Lawsuit: Lobbyists say Agua SUD owes them $52,500

Lobbyists who represented the Agua Special Utility District last year claim the utility district refused to pay them for months.

Former Executive Director Oscar Cancino hired Austin-based Strategic Public Affairs during May 2017, when the utility district wanted to kill a bill.

aguasudThe utility district agreed to pay $7,500 per month. Lobbyists started working the Texas Legislature, but lawmakers passed the bill just two weeks later.

In April 2018, long after the legislature adjourned, the utility district filed a lawsuit against Strategic Public Affairs, claiming Cancino signed the contract without board approval. The lobbyists fired back on June 11, filing a counterclaim against the utility district.

Strategic Public Affairs claims the contract is valid — and wants $52,500 plus interest, along with attorney fees and court costs. To support the claim, the lobbyists produced a resolution signed by utility board President Roger Hernandez.

“We obviously disagree with their assessment of the situation,” said attorney Armando Marroquin, who represents the utility district.

Attorney Michael A. McGurk of McAllen, who represents the lobbying firm, didn’t respond to a request for comment.

The utility district, which provides water and sewer service to more than 15,000 customers in western Hidalgo County and a small part of Starr County, didn’t always keep high-powered lobbyists on the payroll.

In December 2016, a public notice published in The Monitor caught the utility district by surprise.

State Sen. Juan “Chuy” Hinojosa, D-McAllen, planned to file a bill related to the utility district, according to the tiny ad tucked away in the newspaper.

Cancino sent a sternly worded letter to the utility district’s longtime lobbyist, Rene Ramirez of Pathfinder Public Affairs.

Before becoming a lobbyist, Ramirez served as the state senator’s chief of staff. Cancino wanted to know why Ramirez didn’t warn the utility district about the bill.

“As Executive Director of the Agua SUD, let me emphasize my concern that this public notice appeared in a printed publication without our legislative representative advising any Agua SUD representative of this legislative matter,” Cancino wrote.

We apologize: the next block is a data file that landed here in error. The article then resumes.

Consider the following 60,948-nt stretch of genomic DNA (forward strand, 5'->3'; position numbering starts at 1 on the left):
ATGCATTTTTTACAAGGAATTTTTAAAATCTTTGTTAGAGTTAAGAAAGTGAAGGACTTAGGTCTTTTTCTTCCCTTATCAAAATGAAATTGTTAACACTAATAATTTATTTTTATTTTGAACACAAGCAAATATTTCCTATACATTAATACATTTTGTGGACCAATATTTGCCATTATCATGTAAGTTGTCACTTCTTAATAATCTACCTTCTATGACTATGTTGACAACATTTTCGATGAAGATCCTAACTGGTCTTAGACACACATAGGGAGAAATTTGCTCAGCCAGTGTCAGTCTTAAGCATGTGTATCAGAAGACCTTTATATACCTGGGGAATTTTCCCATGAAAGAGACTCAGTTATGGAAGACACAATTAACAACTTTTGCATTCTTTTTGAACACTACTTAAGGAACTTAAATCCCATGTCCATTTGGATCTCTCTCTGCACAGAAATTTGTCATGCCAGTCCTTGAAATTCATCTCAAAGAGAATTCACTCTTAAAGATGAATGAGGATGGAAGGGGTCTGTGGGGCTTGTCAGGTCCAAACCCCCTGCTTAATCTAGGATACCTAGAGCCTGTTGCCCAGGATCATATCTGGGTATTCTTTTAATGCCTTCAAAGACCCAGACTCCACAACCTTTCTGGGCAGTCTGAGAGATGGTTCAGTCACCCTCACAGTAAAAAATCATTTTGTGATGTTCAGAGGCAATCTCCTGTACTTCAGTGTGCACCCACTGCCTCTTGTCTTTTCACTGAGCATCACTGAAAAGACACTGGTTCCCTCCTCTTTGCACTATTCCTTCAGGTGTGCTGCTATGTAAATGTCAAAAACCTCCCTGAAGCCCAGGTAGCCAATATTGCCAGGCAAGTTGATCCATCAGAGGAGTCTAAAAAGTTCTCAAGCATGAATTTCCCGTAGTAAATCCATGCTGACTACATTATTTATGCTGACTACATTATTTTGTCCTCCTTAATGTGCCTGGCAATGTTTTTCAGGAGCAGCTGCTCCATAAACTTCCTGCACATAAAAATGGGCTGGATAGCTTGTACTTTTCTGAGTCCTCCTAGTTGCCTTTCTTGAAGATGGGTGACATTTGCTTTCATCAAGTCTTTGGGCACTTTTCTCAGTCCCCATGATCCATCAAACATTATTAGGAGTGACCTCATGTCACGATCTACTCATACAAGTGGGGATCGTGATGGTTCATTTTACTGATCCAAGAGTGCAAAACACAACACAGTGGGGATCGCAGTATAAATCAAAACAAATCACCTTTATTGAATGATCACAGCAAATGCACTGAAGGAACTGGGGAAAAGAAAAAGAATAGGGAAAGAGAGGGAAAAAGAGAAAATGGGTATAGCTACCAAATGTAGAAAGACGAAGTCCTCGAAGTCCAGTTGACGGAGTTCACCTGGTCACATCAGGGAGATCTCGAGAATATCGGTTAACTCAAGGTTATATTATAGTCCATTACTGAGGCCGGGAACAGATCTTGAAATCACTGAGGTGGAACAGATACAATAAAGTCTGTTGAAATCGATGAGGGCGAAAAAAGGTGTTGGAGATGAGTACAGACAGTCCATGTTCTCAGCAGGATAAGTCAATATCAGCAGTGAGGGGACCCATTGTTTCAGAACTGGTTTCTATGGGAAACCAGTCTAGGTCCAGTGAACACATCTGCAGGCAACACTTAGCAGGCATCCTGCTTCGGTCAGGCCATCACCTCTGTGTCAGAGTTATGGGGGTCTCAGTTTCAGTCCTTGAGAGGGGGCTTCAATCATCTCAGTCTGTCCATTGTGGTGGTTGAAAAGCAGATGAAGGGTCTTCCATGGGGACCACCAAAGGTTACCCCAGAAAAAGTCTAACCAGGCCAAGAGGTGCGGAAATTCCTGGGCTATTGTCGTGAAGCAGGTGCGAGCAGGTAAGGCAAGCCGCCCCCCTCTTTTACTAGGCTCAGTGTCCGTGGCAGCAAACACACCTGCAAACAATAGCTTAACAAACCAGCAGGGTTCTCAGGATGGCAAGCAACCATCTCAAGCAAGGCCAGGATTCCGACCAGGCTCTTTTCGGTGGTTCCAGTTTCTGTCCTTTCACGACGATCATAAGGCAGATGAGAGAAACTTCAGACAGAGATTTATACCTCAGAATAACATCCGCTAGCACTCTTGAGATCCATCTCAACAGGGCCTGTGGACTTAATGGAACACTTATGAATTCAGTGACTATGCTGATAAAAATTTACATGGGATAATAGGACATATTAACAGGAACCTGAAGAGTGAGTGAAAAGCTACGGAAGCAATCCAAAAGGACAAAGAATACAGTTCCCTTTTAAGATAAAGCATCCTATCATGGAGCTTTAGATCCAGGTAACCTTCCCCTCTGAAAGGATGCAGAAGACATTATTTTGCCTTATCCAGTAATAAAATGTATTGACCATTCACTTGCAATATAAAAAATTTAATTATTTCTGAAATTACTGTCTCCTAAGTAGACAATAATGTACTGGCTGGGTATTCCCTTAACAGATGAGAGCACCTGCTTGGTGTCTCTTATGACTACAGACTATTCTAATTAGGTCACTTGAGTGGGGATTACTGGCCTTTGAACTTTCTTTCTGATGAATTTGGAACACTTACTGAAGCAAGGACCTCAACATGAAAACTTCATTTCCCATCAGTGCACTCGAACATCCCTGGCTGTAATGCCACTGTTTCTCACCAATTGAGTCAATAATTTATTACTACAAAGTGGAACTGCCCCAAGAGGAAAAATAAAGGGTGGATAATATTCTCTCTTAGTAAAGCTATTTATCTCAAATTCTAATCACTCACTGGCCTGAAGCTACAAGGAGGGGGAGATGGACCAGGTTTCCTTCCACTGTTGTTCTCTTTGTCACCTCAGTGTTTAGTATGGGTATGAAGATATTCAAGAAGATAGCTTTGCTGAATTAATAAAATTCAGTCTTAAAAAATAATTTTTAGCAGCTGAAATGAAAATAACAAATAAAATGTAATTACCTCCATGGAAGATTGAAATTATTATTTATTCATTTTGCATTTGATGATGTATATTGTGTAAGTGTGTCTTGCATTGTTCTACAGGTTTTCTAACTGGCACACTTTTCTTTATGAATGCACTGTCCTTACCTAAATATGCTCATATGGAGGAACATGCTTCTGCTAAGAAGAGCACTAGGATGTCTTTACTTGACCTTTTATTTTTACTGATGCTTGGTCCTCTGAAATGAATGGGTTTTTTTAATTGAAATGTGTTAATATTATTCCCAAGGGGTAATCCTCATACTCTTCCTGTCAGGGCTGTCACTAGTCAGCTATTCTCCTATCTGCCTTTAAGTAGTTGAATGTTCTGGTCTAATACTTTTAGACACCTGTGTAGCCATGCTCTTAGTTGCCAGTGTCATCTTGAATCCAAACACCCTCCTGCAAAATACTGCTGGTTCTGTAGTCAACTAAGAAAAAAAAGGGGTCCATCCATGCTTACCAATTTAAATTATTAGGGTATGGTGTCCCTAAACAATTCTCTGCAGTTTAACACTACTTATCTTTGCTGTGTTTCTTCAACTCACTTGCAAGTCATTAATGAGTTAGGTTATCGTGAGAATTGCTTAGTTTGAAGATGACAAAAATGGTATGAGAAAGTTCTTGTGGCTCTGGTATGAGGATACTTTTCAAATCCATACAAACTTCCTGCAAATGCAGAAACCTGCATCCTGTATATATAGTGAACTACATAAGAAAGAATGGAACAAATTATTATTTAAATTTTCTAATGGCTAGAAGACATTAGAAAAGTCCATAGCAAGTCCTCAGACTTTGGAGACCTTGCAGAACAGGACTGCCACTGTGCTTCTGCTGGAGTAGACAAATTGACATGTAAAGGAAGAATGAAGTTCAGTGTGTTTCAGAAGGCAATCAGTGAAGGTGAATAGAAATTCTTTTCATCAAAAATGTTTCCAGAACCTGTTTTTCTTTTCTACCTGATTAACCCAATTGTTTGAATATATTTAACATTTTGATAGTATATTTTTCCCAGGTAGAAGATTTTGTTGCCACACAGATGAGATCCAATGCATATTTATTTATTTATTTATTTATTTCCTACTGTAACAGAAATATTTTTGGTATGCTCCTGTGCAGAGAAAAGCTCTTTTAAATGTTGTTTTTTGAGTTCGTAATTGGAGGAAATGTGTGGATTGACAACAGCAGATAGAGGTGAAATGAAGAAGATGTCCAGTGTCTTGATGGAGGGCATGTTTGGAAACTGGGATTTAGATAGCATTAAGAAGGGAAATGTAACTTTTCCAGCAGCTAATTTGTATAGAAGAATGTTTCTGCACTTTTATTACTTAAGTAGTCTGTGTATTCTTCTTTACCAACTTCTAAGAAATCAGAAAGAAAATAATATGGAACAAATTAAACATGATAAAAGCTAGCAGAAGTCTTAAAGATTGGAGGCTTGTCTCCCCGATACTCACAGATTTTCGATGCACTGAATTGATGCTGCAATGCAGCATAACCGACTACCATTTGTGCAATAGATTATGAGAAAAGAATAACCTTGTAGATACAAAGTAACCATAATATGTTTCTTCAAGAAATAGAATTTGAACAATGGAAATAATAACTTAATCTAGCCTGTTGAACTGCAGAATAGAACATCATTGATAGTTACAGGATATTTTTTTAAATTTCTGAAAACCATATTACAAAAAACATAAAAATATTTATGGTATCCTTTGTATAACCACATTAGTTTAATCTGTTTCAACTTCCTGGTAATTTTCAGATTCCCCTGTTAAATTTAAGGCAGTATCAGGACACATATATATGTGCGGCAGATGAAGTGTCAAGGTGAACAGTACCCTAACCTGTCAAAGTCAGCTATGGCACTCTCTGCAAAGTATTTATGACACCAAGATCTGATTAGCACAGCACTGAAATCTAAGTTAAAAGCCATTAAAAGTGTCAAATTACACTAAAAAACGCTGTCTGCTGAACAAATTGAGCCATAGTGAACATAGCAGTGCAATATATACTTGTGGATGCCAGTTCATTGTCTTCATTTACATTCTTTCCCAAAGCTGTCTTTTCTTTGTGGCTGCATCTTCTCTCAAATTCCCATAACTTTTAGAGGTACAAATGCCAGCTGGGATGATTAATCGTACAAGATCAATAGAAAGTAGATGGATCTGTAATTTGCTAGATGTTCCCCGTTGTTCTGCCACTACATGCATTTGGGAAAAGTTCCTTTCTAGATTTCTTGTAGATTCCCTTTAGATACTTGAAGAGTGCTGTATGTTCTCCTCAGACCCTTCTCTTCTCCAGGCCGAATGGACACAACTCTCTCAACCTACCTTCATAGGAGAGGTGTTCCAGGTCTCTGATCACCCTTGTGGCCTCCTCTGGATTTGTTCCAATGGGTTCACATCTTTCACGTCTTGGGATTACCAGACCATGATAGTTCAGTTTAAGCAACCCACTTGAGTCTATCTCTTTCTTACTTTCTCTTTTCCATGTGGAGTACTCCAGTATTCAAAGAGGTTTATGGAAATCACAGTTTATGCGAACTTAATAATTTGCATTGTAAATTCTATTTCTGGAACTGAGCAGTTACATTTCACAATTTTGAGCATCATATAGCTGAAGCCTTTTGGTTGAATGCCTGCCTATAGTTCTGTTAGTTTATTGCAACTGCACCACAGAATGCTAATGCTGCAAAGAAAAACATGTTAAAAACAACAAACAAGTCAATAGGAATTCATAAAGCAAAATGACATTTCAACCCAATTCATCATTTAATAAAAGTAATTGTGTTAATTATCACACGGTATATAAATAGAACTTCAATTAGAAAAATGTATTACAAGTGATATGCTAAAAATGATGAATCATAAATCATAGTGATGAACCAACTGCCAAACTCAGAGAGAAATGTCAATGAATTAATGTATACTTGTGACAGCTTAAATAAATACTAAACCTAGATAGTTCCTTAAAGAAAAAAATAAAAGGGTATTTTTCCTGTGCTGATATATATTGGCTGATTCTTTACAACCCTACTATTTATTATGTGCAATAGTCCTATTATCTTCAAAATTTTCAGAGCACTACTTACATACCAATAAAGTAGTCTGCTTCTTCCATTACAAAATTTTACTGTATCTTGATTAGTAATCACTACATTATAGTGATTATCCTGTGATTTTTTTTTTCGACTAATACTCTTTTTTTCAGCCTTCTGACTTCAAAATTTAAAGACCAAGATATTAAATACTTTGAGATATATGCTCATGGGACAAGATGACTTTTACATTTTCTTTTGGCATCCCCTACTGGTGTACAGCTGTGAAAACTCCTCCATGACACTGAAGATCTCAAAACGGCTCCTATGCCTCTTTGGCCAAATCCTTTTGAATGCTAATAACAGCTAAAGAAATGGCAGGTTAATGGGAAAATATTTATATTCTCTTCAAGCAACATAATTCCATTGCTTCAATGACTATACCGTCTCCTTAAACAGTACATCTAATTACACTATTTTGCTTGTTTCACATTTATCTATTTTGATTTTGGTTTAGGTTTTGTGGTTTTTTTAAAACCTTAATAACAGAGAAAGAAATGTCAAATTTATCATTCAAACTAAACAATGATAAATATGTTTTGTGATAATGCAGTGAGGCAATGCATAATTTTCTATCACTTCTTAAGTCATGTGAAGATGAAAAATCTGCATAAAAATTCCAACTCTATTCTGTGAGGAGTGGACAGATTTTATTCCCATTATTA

Hinojosa filed the bill in February as Senate Bill 814.
The bill included a provision designed to stop elected officials from hiring each other.

“If a director is an employee of another taxing entity within the district, the board may not employ as an employee, as a consultant, or on a contract basis an elected official of the other taxing entity that employs the director,” according to the bill.

That posed a problem: At the time, four members of the utility board worked for the La Joya Independent School District. And two members of the school board worked for the utility district.

The bill would force them to choose between elected positions and public employment.

Ramirez suggested the utility district work with the senator and reach a compromise. Members of the utility district board, however, had started wondering whether Ramirez really represented them or remained loyal to Hinojosa.

The utility board passed a resolution opposing Senate Bill 814 and authorized Cancino to “act on behalf of the Board and in the best interest of the District regarding any and all legislation affecting and/or related to the District, its composition or operations.”

They were joined by the La Joya school board, the Sullivan City Commission, the La Joya City Commission and the Peñitas City Council, which also passed resolutions opposing the bill.

Ramirez resigned on April 24.

“On numerous occasions I have advised and conferred with you about the contradictory impact your actions have had on our efforts to reach Agua SUD’s legislative goals,” Ramirez wrote to Cancino in an email. “My suggestions and advice have been ignored and I can no longer represent you in your efforts.”

With the legislative session winding down, the utility district needed to find a new lobbyist — fast.

Cancino hired Austin-based Strategic Public Affairs on May 12, according to a copy of the contract. The utility district agreed to pay $7,500 per month, the same fee charged by Pathfinder Public Affairs, for a year.

Lawmakers passed Senate Bill 814 two weeks later.

Strategic Public Affairs remained on the payroll.

Financial records reviewed by the utility board in August 2017 and October 2017 show payments to the lobbying firm.

In April 2018, though, the utility district sued Strategic Public Affairs, attempting to void the contract. The lawsuit claims Cancino signed the agreement without informing the utility board.

“In January 2018, during an internal audit, the above mentioned agreement was discovered,” according to the lawsuit.

Strategic Public Affairs filed a countersuit on June 11, citing the resolution passed by the utility board as proof Cancino had authority to sign the contract.

The countersuit also claims the utility district failed to pay the monthly retainer.

“Agua has defaulted under the terms of the Contract by failing to make payments as they became due,” according to the countersuit. “The current amount owed and past due is $52,500, with interest continuing to accrue at the rate of 6% per annum.”

Strategic Public Affairs also asked a judge to award the lobbying firm attorney fees and court costs.

Cancino, who resigned in September 2017, maintains he acted with authority from the board. He’s not a party to the lawsuit.

The case, C-1500-18-J, remains pending before state District Judge Israel Ramon Jr.

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